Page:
I am intrigued by the connection between offering a safety net of basic coverage (healthcare, childcare, elderly care, and living wages) and the possibility of reduced pressure on housing as a nest egg. Even personally, I would be much less inclined to think about housing as a financial investment if I had some assurances that my most basic needs would be met through the use of my tax dollars. I would still love to see a comparison of the U.S. housing market to that of other OECD nations, but one that accounts for the differences in policies. For instance, I saw a chart the other day (from peoplespolicyproject.org) that compares the percent of our income paid in taxes including employer-based healthcare premiums to the share of taxes paid in other countries. While most of us would believe, based on rhetoric, that the average American pays less in taxes than those living in many European countries, the reality is quite different when we also include our healthcare premiums. Only the Netherlands pays more than we do!
Thanks for writing this. This is a perspective we need more of our policymakers to have.
The article is interesting and makes many good points. However, I also understand how it led to Stella Adams’ response.
Homeownership is hardly the only asset builder in trouble. The article did not cover enough the breakdown of other asset building tools in our society. Wage stagnation, Higher Ed debt, predatory lending and the overall/debt culture have robbed us of the other pillars of middle class wealth building: Living wages, college education, access to credit and the ability to save. This general erosion weakens the homeownership asset building tool. The notion of moving away from homeownership for building assets might have resonated more if this larger picture had been painted more fully.
The idea might also have been more easily understood if there were a stronger case made for alternatives. It was also unclear what people should do instead. Given the lack of affordable rental housing stock, not sure how renting is a much better path to saving money, let alone creating the potential equity homeownership provides, albeit minimal.
Seems to me it is time to “delink” speculation and predatory lending from housing. I know! How do we do that? But I am not sure how we do what the article suggests either.
We should definitely delink speculation and predatory lending from housing–and really my point was about the part of “asset building” in housing that is essentially speculation on land values. And my point wasn’t that it doesn’t have benefits for some people or that renting is better, but that leaning on homeownership as retirement fund–including, and perhaps especially for white middle-class people–causes anti-social behavior that reinforces racially injustice outcomes and exclusionary and sprawling land use patterns. I don’t want to stop encouraging homeownership for those who have been excluded from it. I want to stop legitimizing better-off households’ obsession with their property values.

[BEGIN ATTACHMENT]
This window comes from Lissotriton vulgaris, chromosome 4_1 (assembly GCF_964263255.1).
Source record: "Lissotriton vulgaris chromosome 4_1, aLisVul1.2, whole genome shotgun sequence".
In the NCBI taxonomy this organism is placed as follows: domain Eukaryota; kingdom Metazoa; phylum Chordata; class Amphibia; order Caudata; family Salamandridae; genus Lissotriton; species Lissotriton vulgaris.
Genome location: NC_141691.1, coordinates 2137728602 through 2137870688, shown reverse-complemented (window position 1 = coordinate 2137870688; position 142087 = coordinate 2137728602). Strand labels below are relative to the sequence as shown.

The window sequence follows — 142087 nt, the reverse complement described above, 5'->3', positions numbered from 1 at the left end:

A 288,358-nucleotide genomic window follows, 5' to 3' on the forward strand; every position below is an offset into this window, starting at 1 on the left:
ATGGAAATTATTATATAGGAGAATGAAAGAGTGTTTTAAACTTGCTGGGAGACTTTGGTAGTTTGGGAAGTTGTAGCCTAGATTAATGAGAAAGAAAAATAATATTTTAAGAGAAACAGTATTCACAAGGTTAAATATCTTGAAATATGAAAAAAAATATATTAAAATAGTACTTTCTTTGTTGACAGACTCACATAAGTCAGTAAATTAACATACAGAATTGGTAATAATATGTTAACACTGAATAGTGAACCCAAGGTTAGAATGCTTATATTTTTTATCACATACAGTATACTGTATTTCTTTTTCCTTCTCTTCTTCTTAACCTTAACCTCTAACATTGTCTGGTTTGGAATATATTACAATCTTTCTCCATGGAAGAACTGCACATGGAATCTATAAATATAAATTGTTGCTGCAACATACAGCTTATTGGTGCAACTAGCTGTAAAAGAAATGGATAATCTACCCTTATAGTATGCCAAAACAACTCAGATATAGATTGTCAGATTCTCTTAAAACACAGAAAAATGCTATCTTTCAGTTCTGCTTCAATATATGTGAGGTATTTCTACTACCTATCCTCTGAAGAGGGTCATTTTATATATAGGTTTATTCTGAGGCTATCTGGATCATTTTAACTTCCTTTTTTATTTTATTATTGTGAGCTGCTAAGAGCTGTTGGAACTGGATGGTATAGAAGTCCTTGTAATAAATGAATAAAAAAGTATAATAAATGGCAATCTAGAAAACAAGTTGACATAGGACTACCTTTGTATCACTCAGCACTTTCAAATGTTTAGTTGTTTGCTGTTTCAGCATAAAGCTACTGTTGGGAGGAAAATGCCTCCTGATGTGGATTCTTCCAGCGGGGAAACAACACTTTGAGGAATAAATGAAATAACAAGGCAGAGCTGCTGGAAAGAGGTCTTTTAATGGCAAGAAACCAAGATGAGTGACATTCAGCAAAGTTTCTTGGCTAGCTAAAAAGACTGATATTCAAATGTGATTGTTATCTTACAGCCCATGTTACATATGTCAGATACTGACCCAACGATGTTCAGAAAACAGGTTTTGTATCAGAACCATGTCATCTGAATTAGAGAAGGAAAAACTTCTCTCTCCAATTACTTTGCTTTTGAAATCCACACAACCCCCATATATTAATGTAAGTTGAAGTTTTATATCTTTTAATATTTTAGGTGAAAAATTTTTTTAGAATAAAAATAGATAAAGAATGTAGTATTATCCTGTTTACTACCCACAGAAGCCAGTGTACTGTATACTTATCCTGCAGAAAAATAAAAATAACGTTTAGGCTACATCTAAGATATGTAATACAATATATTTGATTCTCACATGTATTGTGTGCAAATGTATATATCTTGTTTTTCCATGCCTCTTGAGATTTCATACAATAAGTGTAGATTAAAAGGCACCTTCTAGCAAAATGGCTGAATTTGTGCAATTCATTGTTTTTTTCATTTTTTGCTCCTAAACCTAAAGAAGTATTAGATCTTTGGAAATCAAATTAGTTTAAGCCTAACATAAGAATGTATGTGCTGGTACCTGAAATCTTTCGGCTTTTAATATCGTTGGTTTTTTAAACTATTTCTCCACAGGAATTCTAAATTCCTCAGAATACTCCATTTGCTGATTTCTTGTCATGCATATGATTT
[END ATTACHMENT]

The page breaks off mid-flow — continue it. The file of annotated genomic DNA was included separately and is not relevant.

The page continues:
I think shared-equity homeownership models would provide the good parts without the bad. So would putting fewer big costs on the shoulders of individuals (so–free college, better Social Security). Also more investment in asset-building models like worker cooperatives that have positive side benefits instead of negative ones. But I’m well aware that there isn’t an easy answer.
It is indeed useful to be reminded that homeowners build wealth in more than one way. There is the appreciation of home values, with all the drawbacks that have been noted in the article. But even in the absence of substantial appreciation, there is still significant wealth accumulation over time as the principal balance of the mortgage is paid down. Ideally, the mortgage balance gets paid off by the time people are ready to retire – thereby greatly reducing monthly living expenses post-retirement while preserving an asset that can be passed on through inter-generational wealth transfer.
I want to put in a word for Limited Equity Housing Co-ops. Co-ops take housing out of the speculative market permanently! It is a path to housing stability for those who can never afford to purchase a home. I helped form the co-op where I live over 30 years ago. My monthly payments are about 20% of what market rents are today, which allows me to put funds into savings every year without it being linked to “property values”. I do earn limited equity equal to the CPI, or about what a CD would pay on my initial co-op share purchase. We are homeowners but not part of the speculative market. We are also part of the Bay Area Community Land Trust, which creates and supports housing co-ops.
Thanks for the plug for Limited Equity Housing Co-ops, Rick. LEHCs are a great option for providing affordable home owners that becomes more affordable over time. Many California cities and counties require that affordable units be created as part of new development projects. Unfortunately, these deed restricted homes can be lost far too easily. During the Great Recession, many units were lost through foreclosure. Afterwards, many were lost because their resale formulas bore no resemblance to the market. In earlier days, units were lost when interest rates increased. Owner were either forced to sell at a loss, additional public subsidies were required to maintain the units’ affordability or the units were lost from the affordable stock.
It’s time for people to reconsider the LEHC model for affordable ownership housing.